Optimization of normalized prescription isodose selection for stereotactic body radiation therapy: Conventional vs robotic linac

Chuxiong Ding, Timothy D. Solberg, Brian Hrycushko, Lei Xing, John Heinzerling, Robert D. Timmerman

Research output: Contribution to journalArticle

12 Scopus citations


Purpose: Although modern technology has allowed for target dose escalation by minimizing normal tissue dose, the dose delivered to a tumor and surrounding tissues still depends largely on the inherent characteristics of the radiation delivery platform. This work aims to determine the optimal prescription isodose line that minimizes normal tissue irradiation for stereotactic body radiation therapy (SBRT) for a conventional linear accelerator and a robotic delivery platform. Methods: Spherical targets with diameters of 10, 20, and 30 mm were constructed in the lungs and liver of a computer based digital torso phantom which simulates respiratory and cardiac motion. Normal tissue contours included normal lung, normal liver, and a concentric 10 mm shell of normal tissue extending from the spherical target surface. For linac planning, noncoplanar, nonopposing three dimensional (3D) conformal beams were designed, and variable prescription isodose lines were achieved by varying the MLC block margin. For CyberKnife planning, variable prescription isodose lines were achieved by inverse planning. True 4D dose calculations were used for the moving target and surrounding tissue based on each of ten phases of a 4D CT dataset. Doses of 60 Gy in three fractions were prescribed to cover 95 of the target tumor. Commonly used conformality, dosimetric, and radiobiological indices for lung and liver SBRT were used to compare different plans and determine the optimally prescribed isodose line for each treatment platform. Results: For linac plans, the average optimal prescription isodose line based on all indices evaluated occurred between 59 and 69 for lung tumors and between 67 and 77 for liver tumors depending on the tumor size. CyberKnife plans had average optimal prescription isodose lines occurring between 40 and 48 for lung tumors and between 41 and 42 depending on the tumor size. However, prescription isodose lines under 50 are not advised to prevent large heterogeneous dose distributions within the target. Conclusions: The choice of prescription isodose line was shown to have a significant impact on parameters commonly used as constraints for lung and liver SBRT treatment planning for both linac-based and CyberKnife delivery platforms. By methodically choosing the prescription isodose line, normal tissue toxicities from SBRT may be reduced.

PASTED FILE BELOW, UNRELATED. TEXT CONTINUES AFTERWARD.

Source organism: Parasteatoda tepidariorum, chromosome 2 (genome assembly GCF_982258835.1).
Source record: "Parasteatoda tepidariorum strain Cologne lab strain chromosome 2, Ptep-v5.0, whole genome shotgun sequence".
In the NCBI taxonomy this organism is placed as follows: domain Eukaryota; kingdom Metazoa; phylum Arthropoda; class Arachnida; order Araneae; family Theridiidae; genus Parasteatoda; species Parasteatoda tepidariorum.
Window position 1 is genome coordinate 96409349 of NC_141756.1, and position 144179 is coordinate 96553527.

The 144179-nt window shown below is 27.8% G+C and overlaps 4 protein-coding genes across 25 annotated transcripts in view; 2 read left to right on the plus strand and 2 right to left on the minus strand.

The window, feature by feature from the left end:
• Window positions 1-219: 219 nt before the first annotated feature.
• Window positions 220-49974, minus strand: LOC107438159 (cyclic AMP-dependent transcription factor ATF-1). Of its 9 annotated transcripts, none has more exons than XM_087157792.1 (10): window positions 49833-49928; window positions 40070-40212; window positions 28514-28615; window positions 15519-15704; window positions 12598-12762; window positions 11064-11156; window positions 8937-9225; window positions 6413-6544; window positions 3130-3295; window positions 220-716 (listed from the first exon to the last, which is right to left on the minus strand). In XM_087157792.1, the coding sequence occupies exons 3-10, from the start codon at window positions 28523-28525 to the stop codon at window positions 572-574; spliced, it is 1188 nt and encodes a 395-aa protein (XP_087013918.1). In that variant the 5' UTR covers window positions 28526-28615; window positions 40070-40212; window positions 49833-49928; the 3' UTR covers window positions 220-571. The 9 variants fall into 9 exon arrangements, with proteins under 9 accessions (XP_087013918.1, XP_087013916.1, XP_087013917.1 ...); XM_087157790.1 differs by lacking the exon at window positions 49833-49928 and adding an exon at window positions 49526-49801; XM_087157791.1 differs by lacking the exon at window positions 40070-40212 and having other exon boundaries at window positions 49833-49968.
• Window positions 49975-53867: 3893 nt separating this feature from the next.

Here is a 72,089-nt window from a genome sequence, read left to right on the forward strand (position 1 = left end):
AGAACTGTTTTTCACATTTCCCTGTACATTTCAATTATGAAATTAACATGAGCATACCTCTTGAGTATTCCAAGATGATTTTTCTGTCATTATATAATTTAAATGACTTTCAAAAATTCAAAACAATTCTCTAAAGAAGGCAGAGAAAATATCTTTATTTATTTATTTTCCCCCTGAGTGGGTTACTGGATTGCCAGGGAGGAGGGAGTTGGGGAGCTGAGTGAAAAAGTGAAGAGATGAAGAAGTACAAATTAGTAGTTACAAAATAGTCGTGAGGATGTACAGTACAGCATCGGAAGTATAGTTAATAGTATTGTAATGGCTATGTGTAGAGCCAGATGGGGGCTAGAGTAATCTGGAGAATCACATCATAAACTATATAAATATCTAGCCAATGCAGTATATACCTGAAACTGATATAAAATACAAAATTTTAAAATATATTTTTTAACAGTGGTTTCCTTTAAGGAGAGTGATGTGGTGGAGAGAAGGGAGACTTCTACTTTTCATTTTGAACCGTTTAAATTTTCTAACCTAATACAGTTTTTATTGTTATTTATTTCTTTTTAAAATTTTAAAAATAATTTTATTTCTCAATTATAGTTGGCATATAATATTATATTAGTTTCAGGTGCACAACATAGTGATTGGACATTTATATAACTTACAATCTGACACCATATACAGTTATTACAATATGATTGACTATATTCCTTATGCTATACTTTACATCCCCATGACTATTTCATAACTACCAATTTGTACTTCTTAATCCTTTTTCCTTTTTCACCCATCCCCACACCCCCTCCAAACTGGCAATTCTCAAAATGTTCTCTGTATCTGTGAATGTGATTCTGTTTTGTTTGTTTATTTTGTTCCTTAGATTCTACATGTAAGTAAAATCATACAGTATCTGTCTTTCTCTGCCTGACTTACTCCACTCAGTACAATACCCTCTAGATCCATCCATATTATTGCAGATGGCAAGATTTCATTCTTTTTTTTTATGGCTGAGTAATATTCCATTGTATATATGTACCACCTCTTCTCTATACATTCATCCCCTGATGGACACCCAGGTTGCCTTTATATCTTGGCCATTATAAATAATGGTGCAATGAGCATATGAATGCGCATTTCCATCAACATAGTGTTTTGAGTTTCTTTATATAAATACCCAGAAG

Original languageEnglish (US)
Article number051705
JournalMedical physics
Issue number5
StatePublished - May 2013



  • 3D conformal
  • CyberKnife
  • SBRT
  • optimum isodose

ASJC Scopus subject areas

  • Biophysics
  • Radiology Nuclear Medicine and imaging

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